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TOWYN VOLUNTEERS. A SUCCESSFUL GATHERING. A short time ago it was decided by the local members of the above Volunteer battalion to do away with the usual arnual smoking concert and hold a supper instead. Judging by Friday even- ing's entertainment at the Corbett Arms Hotel the innovation was a great success. The Volunteers were present in good numbers, though civilians were conspicuous by their absence. The proceed- ings were highly interesting. The chair was to have been taken by Lieut J M Howell, but in his absence it was filled by Col Sergt-Inst Lichfield. An excellent repast bad been provided by Host and Hostess Latimer to which, it is needless to state, full justice was done. After the tables had been cleared, cigarettes and tobacco were distributed, and an impromptu smoker held. Before this the loyal toast of King, Queen and Royal Family was proposed by Sergt-Inst Lichfield in a brief but felicitous speech, and was drunk with the greatest heartiness. The Officers of the Company" (Captain Kirkby and Lieut Howell) was next proposed by Col-Sergt J C Edwards, who stated that Capt Kirkby would be leaving for the Cape on the 23rd inst which it was hoped would enable him to recover more rapidly (hear, hear). Every member of the com- pany, he was sure, would wish him God-speed and a rapid recovery from his long and painful illness (cheers).-The toast was enthusiastically honoured, all rising and singing For they are jolly good fellows," after which the heartiest cheers were accorded. The Chairman then called upon Pte Ben Jones, v who first of all made a brief speech, expressing his strong conviction that the Volunteer movement did not get the support which it deserved in the town, and maintained that patriotism was at a rather low ebb. He referred to the absence of any of the townspeople there that evening (hear, hear), Which to a certain extent proved what he said. He did not wish to create unpleasantness, but he thought he was doing quite right in calling atten- tion to it. If they wanted anything done, beyond shouting Rule Britannia" (laughter) they were advised not to apply in the town (shame), and although there were notable exceptions, they were very much in the minority (hear, hear). They had to thank the Volunteers that the old flag was kept flying, and as time went on they would have to rely still more upon them, so that the least they could do would be to support them (cheers). He was then called upon to sing a comic song, "The baby's name," which was sung in his own innimi- table style, and caused roars of laughter.—The next item was a comic song by Pte D J Williams I'm a very handy man," which took well, all joining heartily in the chorus, after which Pte Evans sang the Golden slipper." The old favourite The British navy" was next rendered by Mr David Roberts, in capital style. Pte Parry was then called upon to tecite "Napoleon's farewell to his troops," which created much amusement. He afterwards sang I'll be your sweetheart" very tastefully. Pte S Davies was responsible for the next item, which was a comic -song called "I'll push him through the window," and it went well. A step dance by hon member R L Francis and Pte D T Williams followed, after which the accompanist Mr Tom Hughes, was vocifeiously called for. He sang Postponed," and was warmly encored, reply- ing with "By and bye." Sergt-Inst ] Lichfield then proceeded to read extracts from the new regulations, which have already been published. Continuing, he said the "F" Company was the strongest in the battalion at the present time. The total enrolled strength for last year (ending October 31st) was 131, of which 126 were efficient, leaving five non- efficients. This included the Aberdovey detach- ment, who were then 34 and were now 31 in number. With reference to the rifle clab there were twelve members of which five only came from Towyn, the remainder from Aberdovey. The subscription was 2s 6d a member for the season, with an additional 6d every time a member went down, which, taking the value of the prize offered and the cost of ammunition, he maintained was yery reasonable and much below the figure of the other clubs in the regiment. He hoped there would be an improvement in this direction. The Commanding Officer's prize list for this year was calculated on the total points in musketry, number on parades, and attendance at Adjutant's parades. All the winners bad attended at least four of the last-mentioned parades. The Commanding Officer's prize for the best shot fell to Col-Sergt J C Edwards. Drill and class firing combined:- Col.Sergeant Edwards. 77 points, prize 15s Pte W P Jones, 74, 4s; Pte D Ll Lewiø, 59, is 6d; Corpl Newell 57 8s; Corpl R L Jones, 55, 7s; Pte W L Hughes 54, 7s; Pte Tom Richards, 54, 7s; Pte H Evans 46, 5s; Sergt L M Jones, 44, 4s. Company Officer's prize, Col Sergt Edwards, 86, 10s, 2nd and 3rd (same score and prize divided), Pte D LI Lewis and L-Cpl W Jones 4s each. Best shot of recruits, Pte T G Roberts, 141 points. The sectional prize This prize consists of a silver cup and £1 in cash, which was won this year by No 1 section (right sub-see- tion) under the charge of Cpl Daniel. The results for all the sections were as follows :—No 1 right sub-section total points, 125, No 1 left sub-section 115, No 2 right sub-section 115, No 2 left nub-sec- tion 119, No 3 section 111. Col-Sergt Edwards said that they bad to thank the tug of war team for their persistent and plucky efforts, to retain the Challenge Cup of the Battalion (loud cheers). It was now the property of the Company. He thought the best they could do with it, would be to present it to their gallant chief, Captain Kirkby—(cheers)—and proposed a parade on the following day to present it, which was unanimously agreed to amidit loud cheering. The programme was then proceeded with, and Corpl Newell was called upon to sing Good Old Jeff," which was very successful. A Welsh song by Mr Owen Roberts, "Caru'r Lleaud," took well, and a comic song by Mr D Roberts was warmly applauded. A duet by Private* Parry and Ben Jones, caused roars of laughter, but was none the less appreciated. A French song by Private B R Jones was vociferously encored, and he responded with "A Welshman in Paris," which was excellent. This terminated the programme, after which a hearty vote of thanks was passed to the accompanist, Mr Tom Hughes. On the proposition of Clr-Sergt Edwards, another hearty vote was passed to Mr and Mrs Latimer for the capital repast, and seconded by L-Sergt Roberts, which was given with three hearty cheers. Pte B Jones proposed the" Band" which was carried with acclamation. Pte Griffiths Jones (band- master) responded, and said that he considered that the band had .turned out well on the parades much better he thought than the company, but he hoped that next year the company would get through their work preceding camp in a first rate manner, which could easily be done with regular attendance. The company then separated after a most enjoy- able and successful meeting, and after singing the National Anthem.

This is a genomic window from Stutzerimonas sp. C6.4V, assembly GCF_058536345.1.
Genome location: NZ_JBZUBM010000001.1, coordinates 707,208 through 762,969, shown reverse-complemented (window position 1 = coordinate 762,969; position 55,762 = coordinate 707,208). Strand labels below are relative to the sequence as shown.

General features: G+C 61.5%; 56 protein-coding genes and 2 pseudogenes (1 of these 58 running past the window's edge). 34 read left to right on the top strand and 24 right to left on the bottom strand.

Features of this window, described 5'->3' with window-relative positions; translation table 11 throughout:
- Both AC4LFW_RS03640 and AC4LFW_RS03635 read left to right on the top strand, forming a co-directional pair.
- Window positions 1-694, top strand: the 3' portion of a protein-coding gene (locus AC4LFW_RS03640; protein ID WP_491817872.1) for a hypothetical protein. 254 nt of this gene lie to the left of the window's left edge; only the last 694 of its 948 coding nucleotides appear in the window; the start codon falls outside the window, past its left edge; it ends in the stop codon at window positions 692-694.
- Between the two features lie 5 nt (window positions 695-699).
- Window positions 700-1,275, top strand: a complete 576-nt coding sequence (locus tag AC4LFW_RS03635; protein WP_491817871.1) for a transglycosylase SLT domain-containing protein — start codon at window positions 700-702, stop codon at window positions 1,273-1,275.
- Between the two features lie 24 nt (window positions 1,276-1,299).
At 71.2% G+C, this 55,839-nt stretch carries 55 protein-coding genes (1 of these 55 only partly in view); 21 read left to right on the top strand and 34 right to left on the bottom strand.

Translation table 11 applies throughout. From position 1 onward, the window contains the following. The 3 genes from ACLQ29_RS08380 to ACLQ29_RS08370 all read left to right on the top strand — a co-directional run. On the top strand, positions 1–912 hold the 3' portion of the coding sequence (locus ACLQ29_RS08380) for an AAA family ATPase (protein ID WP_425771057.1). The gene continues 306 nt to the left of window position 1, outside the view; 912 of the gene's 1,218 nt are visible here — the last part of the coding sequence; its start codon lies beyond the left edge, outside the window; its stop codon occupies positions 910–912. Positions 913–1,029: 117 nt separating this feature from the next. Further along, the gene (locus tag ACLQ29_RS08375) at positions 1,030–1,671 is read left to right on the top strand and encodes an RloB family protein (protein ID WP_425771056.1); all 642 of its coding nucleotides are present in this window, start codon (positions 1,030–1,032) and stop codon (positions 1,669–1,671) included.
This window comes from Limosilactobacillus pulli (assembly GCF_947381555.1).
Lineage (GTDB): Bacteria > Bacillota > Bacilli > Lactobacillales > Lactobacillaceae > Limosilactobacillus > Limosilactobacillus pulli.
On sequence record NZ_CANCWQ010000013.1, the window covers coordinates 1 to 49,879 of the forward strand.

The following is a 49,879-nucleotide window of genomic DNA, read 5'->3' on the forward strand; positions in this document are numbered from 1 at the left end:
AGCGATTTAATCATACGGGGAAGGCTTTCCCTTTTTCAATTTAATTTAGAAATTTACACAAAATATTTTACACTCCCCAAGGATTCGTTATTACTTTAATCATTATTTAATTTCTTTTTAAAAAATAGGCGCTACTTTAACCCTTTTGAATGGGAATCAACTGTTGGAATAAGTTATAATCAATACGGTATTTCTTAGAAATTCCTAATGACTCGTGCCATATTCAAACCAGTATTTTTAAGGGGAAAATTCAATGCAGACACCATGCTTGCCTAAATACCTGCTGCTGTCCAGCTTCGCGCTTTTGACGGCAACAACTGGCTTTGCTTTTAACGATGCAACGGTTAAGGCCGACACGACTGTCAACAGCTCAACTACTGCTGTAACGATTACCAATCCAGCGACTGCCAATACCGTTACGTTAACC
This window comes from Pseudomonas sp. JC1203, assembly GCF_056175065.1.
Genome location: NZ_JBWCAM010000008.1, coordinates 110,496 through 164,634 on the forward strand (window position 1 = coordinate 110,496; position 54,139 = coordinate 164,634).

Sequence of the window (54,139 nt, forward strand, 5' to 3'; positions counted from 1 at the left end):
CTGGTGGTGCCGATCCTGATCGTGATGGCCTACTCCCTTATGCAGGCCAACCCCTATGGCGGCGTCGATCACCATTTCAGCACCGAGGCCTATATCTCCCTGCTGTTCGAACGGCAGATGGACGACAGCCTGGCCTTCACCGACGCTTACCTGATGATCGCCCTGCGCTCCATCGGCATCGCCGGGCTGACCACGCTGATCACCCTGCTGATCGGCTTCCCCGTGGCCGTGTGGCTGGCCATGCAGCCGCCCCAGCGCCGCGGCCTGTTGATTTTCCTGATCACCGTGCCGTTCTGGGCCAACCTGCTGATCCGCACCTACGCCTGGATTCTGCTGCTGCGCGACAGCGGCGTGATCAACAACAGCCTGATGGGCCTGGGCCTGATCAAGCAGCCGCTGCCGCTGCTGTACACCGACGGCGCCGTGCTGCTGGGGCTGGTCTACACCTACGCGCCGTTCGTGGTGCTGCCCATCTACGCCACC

E. R.